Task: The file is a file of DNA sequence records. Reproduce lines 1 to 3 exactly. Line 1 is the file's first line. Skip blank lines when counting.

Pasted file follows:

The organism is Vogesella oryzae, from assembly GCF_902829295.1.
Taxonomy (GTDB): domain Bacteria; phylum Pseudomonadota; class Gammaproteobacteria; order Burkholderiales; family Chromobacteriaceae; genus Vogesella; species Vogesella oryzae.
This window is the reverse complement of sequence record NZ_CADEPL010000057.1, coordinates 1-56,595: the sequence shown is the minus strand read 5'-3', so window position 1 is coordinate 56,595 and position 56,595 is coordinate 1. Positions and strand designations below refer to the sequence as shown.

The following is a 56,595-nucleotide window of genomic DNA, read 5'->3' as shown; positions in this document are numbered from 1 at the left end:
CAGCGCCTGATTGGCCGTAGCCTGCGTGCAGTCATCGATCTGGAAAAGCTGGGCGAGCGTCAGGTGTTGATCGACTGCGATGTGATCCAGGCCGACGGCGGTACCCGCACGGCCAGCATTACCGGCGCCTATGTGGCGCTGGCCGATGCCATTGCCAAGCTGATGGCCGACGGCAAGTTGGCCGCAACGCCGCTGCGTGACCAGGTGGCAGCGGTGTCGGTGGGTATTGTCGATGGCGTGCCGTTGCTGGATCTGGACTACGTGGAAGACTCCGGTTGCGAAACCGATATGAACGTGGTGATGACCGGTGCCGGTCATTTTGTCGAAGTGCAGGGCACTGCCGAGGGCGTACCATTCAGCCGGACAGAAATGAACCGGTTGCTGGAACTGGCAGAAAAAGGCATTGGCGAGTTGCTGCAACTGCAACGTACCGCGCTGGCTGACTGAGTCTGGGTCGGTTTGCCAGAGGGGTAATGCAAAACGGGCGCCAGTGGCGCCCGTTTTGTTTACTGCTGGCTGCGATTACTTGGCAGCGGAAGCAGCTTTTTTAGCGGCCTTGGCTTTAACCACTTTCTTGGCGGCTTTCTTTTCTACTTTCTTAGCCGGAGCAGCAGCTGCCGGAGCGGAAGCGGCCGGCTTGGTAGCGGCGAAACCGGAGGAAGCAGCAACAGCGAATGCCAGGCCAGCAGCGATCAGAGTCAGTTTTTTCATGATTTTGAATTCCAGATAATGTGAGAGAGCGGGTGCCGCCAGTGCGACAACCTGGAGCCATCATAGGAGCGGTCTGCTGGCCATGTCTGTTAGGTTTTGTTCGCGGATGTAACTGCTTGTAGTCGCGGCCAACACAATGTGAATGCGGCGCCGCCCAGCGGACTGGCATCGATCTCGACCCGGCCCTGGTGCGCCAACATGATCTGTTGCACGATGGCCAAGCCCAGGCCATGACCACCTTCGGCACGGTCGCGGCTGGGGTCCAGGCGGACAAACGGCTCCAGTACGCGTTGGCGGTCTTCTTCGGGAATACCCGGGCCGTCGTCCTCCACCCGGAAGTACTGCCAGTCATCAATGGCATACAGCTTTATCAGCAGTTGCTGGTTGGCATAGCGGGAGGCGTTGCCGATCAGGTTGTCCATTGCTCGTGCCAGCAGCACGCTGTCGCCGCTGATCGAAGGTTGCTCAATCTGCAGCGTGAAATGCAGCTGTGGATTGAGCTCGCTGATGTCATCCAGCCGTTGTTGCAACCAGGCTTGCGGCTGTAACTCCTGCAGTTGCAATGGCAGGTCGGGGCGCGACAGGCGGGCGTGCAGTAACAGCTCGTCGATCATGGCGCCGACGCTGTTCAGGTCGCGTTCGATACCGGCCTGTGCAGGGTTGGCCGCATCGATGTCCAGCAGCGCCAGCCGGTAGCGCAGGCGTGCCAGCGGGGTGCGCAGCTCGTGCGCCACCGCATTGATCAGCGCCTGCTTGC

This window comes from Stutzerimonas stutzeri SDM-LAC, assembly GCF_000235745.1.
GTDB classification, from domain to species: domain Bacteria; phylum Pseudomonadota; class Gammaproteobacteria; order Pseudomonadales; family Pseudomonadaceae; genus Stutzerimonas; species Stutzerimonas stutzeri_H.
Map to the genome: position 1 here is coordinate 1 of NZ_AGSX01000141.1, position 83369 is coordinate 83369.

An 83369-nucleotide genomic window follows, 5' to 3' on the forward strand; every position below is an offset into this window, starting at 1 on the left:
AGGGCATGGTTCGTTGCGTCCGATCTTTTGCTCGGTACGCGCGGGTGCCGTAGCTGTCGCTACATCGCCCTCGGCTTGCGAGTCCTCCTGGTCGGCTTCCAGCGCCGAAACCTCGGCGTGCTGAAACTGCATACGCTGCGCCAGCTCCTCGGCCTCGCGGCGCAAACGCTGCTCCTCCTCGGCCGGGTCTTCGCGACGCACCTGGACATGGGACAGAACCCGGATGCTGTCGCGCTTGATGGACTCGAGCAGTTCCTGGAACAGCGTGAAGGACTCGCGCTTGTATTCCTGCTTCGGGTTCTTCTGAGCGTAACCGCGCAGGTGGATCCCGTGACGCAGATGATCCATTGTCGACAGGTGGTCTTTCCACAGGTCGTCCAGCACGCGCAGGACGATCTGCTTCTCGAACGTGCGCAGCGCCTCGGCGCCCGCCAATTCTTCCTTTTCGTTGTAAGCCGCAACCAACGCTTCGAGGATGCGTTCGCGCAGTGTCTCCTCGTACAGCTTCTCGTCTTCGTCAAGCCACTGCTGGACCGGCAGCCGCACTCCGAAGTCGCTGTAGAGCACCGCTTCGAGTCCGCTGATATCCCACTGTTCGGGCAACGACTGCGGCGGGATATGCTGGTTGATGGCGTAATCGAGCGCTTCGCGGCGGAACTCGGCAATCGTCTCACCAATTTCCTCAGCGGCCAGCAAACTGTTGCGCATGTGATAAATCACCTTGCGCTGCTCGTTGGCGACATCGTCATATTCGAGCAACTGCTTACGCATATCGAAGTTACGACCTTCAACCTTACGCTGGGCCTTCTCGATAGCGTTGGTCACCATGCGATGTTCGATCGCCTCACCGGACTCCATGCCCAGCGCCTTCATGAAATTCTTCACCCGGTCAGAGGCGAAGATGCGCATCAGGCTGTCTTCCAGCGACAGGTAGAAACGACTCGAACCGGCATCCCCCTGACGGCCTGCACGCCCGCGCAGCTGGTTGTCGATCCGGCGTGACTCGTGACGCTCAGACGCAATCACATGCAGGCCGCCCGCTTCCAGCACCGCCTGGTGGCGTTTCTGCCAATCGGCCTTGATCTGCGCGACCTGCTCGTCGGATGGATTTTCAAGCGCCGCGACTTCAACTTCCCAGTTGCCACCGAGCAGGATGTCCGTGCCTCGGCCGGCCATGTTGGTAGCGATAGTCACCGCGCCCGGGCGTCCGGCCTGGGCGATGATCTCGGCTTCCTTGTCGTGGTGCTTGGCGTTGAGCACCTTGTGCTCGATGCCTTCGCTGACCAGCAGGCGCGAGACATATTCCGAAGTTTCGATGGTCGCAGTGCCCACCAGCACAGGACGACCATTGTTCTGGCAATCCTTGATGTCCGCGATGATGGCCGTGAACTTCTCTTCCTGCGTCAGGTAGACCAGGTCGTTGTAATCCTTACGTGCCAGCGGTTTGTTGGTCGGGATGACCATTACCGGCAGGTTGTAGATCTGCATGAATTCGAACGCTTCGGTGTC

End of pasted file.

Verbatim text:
The organism is Vogesella oryzae, from assembly GCF_902829295.1.
Taxonomy (GTDB): domain Bacteria; phylum Pseudomonadota; class Gammaproteobacteria; order Burkholderiales; family Chromobacteriaceae; genus Vogesella; species Vogesella oryzae.
This window is the reverse complement of sequence record NZ_CADEPL010000057.1, coordinates 1-56,595: the sequence shown is the minus strand read 5'-3', so window position 1 is coordinate 56,595 and position 56,595 is coordinate 1. Positions and strand designations below refer to the sequence as shown.